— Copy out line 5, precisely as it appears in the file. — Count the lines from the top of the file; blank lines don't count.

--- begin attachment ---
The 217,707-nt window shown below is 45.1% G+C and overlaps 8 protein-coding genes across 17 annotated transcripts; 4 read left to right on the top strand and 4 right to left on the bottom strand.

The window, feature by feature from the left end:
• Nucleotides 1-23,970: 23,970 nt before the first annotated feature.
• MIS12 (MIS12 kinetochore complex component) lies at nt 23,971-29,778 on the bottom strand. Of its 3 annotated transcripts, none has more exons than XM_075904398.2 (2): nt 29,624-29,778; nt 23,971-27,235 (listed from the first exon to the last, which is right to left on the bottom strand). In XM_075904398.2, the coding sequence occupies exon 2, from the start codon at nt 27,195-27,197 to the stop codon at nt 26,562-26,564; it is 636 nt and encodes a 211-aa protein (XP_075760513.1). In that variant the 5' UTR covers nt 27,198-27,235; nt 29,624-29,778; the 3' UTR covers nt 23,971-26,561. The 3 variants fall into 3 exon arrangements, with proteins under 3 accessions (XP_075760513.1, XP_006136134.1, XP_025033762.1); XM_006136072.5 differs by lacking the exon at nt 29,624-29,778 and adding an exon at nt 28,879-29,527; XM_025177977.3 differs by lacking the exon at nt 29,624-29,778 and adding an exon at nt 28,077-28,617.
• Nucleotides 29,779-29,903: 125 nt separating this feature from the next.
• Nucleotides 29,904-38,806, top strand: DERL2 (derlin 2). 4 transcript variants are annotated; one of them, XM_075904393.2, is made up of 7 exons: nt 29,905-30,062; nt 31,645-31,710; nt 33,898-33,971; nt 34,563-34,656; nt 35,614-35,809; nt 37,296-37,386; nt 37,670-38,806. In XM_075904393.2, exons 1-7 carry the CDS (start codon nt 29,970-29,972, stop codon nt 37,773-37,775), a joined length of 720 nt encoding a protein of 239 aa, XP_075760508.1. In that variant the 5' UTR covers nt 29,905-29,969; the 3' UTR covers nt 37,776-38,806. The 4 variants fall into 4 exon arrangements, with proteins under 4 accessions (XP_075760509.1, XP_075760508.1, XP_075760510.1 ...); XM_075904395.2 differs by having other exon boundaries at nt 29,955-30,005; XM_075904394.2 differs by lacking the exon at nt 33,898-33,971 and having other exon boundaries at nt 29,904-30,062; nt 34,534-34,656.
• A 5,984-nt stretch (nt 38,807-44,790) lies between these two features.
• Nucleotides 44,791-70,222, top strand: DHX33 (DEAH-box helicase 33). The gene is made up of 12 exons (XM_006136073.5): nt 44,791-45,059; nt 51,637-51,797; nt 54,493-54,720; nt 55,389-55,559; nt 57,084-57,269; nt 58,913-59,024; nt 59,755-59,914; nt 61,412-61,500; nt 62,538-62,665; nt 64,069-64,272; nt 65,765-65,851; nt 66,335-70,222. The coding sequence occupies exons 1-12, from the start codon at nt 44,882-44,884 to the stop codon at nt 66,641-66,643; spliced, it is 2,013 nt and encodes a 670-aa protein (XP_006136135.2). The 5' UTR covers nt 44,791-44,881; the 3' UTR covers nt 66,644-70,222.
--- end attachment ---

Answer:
• Nucleotides 29,779-29,903: 125 nt separating this feature from the next.